As I’ve mentioned in some previous posts, we are currently hosting Operation Andrew Dinners in each deanery. We had our third and largest gathering thus far last night here in Cheyenne. There were ten priests present, and just over twenty young men who came to hear about seminary and priesthood.
Due to the great response and turnout, we had to move the dinner from my residence to Holy Spirit. One of our seminarians, Brian Hess, gave the talk last night on how he has been hearing and answering God’s call thus far in his life and vocation journey. He did a fine job. Our next dinner is in Casper, February 23. We will need to reschedule the Rock Springs Dinner as it was cancelled due to brutal winter conditions that evening.
The previous dinners have been heavily weighted towards the younger end of Freshmen and Sophomores in high school, but last night’s dinner certainly had a few more older candidates. The other thing that has caught my attention is the caliber of these young men at all of the dinners. They are young men who at first glance appear to be well-balanced and clearly love the Church and want to hear and answer God’s call.
I cannot tell you what hope these gatherings offer the future of our Church! These events are just the beginning of further creating a “culture of vocations” in our local Church. Yes, we are focusing only on the young men at this point in time, but I hope it is just the beginning of our efforts to help all our young people begin to formulate a deep understanding that life is about making a gift of self to others and to God.
My thanks to the Cheyenne Vocations Club who hosted our event last night, along with cooking and serving the meal. Of course, we are also indebted to Fr. Bill Hill and his great efforts as our Vocations Director.
Keep praying Church. God is and will bless us abundantly!
Hot Off The Press: Released from Pope Benedict XVI today in anticipation of World Day of Prayer for Vocations, Fourth Sunday of Easter, 2011: (February 10, 7:20am)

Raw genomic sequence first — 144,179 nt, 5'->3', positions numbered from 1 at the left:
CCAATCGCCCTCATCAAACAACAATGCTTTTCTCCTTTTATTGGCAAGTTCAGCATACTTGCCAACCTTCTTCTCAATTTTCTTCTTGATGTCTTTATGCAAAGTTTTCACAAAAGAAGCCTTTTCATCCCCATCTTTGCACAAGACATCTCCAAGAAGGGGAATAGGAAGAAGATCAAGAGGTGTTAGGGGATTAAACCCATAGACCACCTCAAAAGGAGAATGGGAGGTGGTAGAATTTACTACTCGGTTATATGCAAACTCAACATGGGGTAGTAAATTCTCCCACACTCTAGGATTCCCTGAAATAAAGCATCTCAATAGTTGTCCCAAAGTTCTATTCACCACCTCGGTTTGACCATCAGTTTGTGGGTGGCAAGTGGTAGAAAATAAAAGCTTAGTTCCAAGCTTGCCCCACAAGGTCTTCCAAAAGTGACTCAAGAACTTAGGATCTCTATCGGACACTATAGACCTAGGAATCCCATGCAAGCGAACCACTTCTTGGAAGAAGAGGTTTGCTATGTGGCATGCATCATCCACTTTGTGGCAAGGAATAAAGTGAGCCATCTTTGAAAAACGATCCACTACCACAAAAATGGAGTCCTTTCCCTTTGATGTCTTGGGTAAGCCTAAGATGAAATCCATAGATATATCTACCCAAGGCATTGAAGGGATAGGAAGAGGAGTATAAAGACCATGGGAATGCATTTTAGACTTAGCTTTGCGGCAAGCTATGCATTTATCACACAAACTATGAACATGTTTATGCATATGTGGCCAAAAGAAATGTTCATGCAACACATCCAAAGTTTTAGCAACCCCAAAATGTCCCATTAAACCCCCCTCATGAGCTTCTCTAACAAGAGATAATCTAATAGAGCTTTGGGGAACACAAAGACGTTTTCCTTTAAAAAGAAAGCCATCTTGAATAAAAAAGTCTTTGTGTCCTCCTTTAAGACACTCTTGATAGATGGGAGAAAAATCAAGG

“The work of carefully encouraging and supporting vocations finds a radiant source of inspiration in those places in the Gospel where Jesus calls His disciples to follow Him and trains them with love and care. … Before calling them, Jesus spent the night alone in prayer, listening to the will of the Father. … Vocations to the ministerial priesthood and to the consecrated life are first and foremost the fruit of constant contact with the living God and insistent prayer lifted up to the ‘Lord of the harvest’, whether in parish communities, in Christian families or in groups specifically devoted to prayer for vocations.
“At the beginning of His public life, the Lord called some fishermen on the shore of the Sea of Galilee: ‘Follow me and I will make you fishers of men’. … It is a challenging and uplifting invitation that Jesus addresses to those to Whom He says: ‘Follow me!’. He invites them to become His friends, to listen attentively to His word and to live with Him. He teaches them complete commitment to God and to the extension of His kingdom in accordance with the law of the Gospel. … He invites them to leave behind their own narrow agenda and their notions of self-fulfilment in order to immerse themselves in another will, the will of God, and to be guided by it. He gives them an experience of fraternity, one born of that total openness to God which becomes the hallmark of the community of Jesus”.